Don’t keep an eye on interest rates….we already know — they are headed up. We knew 30 year fixed rates under 3% could not last forever. Early in the year, this should add fire to the market and increase buyer urgency and offers. Unlike 2006-2008, current buyers are highly qualified and most have a little room for rate hikes. As rates increase later in the year —- all eyes will be on inventory. An increase in rates and inventory is what could shift the market.
Buyer Confidence and Tolerance
Buyers have very little control in this market. They have to pay more than is reasonable, they are often given zero credits for inspection issues, and just to win a bidding war buyers are giving sellers free lease-back terms after the close, gifts, cars, or an extra million dollars
. Remember when a love letter did the trick? At the moment, buyers have been willing to do it all and more. They believe prices will continue to rise at least for the short term. And the desire to have a safe nest during a pandemic rules the head, heart, and wallet. Look for changes to this dynamic as life returns to normal (hopefully!) and some buyers decide it’s all too much.
Without question, inventory is the biggest variable of 2022. If inventory remains low (as it is now) we will see a repeat of 2021. If inventory starts to pile on…we should see a leveling out of the playing field. And, if we see increased inventory with increased travel and a return to normal — we will definitely see the number of offers per property decrease. It doesn’t mean there will be no competition…but it would be far closer to “normal”. What could produce more inventory? Perhaps owners moving out of the area, investors letting go of investment properties and rentals, more sellers ready to make a move up/down or to something new. But these reasons are nothing new and have already been present. For me the #1 reason we’ll see an increase in inventory is that sellers will believe this is the moment to sell. To be determined...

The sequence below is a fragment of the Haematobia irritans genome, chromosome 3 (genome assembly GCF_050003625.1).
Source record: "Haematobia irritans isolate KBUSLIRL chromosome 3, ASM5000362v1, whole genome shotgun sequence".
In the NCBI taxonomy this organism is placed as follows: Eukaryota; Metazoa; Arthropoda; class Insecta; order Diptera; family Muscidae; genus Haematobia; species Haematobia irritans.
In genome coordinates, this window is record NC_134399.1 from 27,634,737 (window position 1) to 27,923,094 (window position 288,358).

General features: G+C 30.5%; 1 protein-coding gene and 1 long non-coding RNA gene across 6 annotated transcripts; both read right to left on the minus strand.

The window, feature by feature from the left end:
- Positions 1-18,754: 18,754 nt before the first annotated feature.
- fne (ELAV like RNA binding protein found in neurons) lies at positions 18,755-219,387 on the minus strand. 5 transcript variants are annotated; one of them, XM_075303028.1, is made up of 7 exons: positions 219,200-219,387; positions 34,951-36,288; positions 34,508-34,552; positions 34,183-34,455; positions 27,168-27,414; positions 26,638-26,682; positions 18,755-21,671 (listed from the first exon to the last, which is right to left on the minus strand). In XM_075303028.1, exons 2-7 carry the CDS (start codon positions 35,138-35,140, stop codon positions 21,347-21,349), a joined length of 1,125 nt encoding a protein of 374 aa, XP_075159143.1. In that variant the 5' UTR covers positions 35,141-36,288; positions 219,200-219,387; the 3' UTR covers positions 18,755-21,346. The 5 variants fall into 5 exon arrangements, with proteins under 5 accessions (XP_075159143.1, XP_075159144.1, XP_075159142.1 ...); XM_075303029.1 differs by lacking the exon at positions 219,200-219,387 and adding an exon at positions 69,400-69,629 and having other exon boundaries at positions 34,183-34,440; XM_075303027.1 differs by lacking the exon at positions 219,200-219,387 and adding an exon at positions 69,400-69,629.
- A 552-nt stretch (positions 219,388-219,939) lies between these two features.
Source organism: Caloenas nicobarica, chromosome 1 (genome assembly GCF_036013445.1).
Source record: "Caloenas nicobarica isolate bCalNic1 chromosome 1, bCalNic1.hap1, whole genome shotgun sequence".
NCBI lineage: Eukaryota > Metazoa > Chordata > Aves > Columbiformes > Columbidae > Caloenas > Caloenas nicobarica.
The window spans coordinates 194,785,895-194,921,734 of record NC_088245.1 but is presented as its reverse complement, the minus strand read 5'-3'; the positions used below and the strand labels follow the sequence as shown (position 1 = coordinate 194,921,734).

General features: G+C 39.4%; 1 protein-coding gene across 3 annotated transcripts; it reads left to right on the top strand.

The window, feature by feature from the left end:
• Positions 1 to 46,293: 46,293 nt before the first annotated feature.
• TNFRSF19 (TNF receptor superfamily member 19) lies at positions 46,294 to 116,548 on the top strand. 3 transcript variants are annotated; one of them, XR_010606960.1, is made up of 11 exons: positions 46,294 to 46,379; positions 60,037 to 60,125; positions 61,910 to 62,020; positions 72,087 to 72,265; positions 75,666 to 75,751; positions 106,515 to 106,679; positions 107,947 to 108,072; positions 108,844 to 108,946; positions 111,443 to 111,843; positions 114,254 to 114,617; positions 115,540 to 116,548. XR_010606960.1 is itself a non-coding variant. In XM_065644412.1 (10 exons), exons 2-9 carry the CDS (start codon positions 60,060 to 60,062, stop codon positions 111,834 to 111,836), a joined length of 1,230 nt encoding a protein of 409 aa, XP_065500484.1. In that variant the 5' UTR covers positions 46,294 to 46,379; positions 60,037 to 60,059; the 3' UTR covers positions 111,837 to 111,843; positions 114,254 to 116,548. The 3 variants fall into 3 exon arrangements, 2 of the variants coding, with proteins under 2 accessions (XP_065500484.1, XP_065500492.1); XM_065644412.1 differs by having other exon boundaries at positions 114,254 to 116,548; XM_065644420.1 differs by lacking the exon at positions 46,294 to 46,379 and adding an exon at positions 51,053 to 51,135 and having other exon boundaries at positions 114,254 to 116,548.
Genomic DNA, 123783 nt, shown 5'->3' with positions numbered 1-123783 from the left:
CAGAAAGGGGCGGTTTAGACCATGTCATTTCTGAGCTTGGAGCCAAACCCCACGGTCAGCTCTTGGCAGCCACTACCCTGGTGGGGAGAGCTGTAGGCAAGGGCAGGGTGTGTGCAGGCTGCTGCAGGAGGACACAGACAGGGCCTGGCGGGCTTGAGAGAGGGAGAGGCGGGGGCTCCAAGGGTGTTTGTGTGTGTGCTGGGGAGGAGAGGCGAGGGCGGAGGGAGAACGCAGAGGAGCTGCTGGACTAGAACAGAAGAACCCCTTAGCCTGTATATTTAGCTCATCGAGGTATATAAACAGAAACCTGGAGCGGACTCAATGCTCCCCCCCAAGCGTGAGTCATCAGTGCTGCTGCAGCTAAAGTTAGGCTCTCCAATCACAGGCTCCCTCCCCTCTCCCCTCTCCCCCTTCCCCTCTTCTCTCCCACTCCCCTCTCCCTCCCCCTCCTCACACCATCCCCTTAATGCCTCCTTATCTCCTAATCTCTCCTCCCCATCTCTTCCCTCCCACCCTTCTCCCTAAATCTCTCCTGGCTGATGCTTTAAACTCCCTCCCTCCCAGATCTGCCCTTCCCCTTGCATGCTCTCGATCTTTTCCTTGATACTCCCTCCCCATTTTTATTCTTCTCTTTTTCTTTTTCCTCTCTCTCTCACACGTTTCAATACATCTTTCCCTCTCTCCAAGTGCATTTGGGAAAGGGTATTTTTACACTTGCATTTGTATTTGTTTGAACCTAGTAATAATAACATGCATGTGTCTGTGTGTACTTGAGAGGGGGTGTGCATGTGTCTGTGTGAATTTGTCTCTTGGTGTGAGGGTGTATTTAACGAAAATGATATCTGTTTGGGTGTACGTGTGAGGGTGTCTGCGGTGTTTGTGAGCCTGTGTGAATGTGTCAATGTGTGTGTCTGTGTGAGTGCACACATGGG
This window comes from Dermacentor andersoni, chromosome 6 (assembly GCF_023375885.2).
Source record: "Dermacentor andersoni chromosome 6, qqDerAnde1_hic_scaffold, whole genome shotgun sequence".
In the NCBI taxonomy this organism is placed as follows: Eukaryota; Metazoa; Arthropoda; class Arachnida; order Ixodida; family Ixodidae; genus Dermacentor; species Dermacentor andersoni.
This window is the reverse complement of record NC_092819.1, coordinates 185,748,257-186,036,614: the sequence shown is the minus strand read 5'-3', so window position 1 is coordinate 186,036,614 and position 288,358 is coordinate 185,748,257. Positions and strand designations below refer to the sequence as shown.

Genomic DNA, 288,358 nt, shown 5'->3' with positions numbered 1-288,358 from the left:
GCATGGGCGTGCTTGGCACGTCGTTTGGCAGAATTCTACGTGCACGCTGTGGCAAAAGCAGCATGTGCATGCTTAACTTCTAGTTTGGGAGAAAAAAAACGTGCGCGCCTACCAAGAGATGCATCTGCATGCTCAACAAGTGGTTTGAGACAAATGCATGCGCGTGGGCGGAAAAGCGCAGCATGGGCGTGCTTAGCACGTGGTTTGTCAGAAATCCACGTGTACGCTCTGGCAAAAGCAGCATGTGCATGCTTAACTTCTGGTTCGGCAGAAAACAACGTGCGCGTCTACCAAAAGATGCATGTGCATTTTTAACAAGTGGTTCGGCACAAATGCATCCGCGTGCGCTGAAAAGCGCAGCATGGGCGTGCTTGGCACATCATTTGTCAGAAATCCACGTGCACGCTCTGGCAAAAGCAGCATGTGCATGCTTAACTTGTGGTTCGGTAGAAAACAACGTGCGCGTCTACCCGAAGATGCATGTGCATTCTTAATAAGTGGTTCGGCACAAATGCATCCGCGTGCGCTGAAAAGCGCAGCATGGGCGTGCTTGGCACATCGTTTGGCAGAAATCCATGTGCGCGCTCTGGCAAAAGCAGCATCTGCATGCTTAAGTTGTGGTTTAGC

My gut says this would be bad for the market, but if the aliens like Mid-Century Modern homes and have cash — it would be good to buy a home in Palm Springs right now.
Charts and Graphs. Look away.
The stats and graphs and data that is generated about the real estate market is never ending. Every brokerage has quarterly reports and they do their best to break them info relevant sub sections of the broader market. Most fail miserably. And I find them all pretty useless which is why I don’t share them. If you have an adorable Spanish Villa in Hancock Park staged to the nines with the latest trends… I don’t care if sales are down 21% in the area — you’re going to get 50 offers (if priced right) and sell at record highs. Sales are down in most areas because of low inventory which means less transactions. Many of the reports list average sold prices in areas that might only have 20-30 sales total and a diverse selection of homes and price ranges. These averages vary wildly per quarter depending on what homes have been selling. There is simply no insight to be taken from these types of reports. They are geared mostly for marketing. Real Estate is more than local — it’s hyper hyper local and it’s influenced by design and timing and every action taken before and during the listing period. We say every client and every home is unique…and that’s the truth. No graphs needed.
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- Stephen Parisi